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Charity campaigns for life-extending cancer drug

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A new campaign is urging the Scottish Medicines Consortium to approve a life-extending treatment for breast cancer despite the cost

A cancer charity has launched a campaign to get a new drug approved in Scotland that can extend terminally ill patients’ lives by six months.

Breakthrough Breast Cancer’s campaign is backed by Scottish oncologist Dr Iain Macpherson from the Beatson West of Scotland Cancer centre.

The campaign comes just weeks after the drug was turned down for use south of the border.

This medicine is truly groundbreaking, offering a real beacon of hope for women with secondary breast cancer

The charity argues that changes to the system for drug approval should mean that the drug Kadcyla, the first breast cancer medication of its type, should be approved by the Scottish Medicines Consortium (SMC). It says the drug offers a significantly better treatment for women with secondary, incurable breast cancer.

In trials, the drug, which carries chemotherapy directly into the cancer cells while sparing healthy cells, extends womens’ lives by an average of 5.8 months. According to Macpherson, some women in Scotland have been taking the treatment for around a year.

James Jopling, director for Scotland at Breakthrough Breast Cancer, said: “This medicine is truly groundbreaking, offering a real beacon of hope for women with secondary breast cancer. From speaking to women who receive this drug in clinical trials, it has made an incredible difference. It has given many extra months of life where the outlook was previously bleak and has given women their life back which is so important at this stage of the disease.”

Because of the way the drug works, side effects usually associated with chemotherapy, including nausea, hair loss and weakened immune systems are also minimised.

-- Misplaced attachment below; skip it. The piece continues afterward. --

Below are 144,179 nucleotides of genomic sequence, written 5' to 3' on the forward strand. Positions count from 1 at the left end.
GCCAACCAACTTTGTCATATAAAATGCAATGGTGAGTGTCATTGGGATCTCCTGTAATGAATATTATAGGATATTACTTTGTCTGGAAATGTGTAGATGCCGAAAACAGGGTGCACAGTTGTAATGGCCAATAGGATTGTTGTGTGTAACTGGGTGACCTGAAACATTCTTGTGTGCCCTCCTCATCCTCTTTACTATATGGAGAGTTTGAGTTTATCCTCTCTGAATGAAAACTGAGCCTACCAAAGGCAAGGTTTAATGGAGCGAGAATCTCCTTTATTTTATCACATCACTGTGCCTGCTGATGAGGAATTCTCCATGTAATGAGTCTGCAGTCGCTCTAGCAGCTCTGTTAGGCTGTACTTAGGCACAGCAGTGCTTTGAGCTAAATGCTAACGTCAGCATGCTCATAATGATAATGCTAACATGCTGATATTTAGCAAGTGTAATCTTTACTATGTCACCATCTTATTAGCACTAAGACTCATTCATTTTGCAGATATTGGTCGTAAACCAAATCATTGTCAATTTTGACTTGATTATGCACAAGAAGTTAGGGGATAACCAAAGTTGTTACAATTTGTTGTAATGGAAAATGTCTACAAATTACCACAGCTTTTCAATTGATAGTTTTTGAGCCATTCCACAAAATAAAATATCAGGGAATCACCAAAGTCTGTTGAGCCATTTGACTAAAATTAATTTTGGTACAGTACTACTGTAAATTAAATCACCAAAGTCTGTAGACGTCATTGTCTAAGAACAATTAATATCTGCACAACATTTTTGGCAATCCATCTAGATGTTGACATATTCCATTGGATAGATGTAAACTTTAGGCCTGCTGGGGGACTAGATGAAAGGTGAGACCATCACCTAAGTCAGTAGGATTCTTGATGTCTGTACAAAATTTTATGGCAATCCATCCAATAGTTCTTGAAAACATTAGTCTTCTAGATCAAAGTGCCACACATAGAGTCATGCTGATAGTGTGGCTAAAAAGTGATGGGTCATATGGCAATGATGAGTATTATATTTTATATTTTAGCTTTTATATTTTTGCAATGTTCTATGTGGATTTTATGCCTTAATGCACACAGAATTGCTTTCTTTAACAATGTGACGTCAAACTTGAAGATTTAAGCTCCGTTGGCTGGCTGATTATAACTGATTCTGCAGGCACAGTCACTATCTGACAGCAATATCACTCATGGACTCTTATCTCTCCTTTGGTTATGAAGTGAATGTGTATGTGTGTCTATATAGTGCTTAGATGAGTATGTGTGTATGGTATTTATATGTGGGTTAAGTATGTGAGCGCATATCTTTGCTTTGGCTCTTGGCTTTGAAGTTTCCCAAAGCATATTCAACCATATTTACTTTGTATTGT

Lynda Luke, 45 from Edinburgh, was diagnosed with secondary breast cancer in August last year.

“It’s not just about the extra six months, it’s about the added quality of life these drugs can give. My daughter is pregnant and six months extra time with her could make a huge difference and mean the world to us both, and if I had that opportunity I’d grasp it with two hands.”

The reformed approval system gives an enhanced role for the voice of patients, placing more weight on the wider value and benefit offered by end-of-life medicines.

Breakthrough is leading the call in Scotland for Kadcyla to be approved by harnessing the views of women with secondary breast cancer so the strongest possible case can be made for its approval.

In the past 12 months, the SMC has already rejected two highly effective secondary breast cancer drugs. Last month, Kadcyla was initially rejected by the National Institute for Health and Care Excellence (Nice) for use on the NHS in England. The price, as assessed by Nice, for Kadcyla is £5,908 per month. It has been estimated that an average course of treatment costs more than £90,000.

Kadcyla has now been submitted to the SMC for review and a decision is expected to be made in the autumn. Join the Breakthrough campaign on access to medicines.

 

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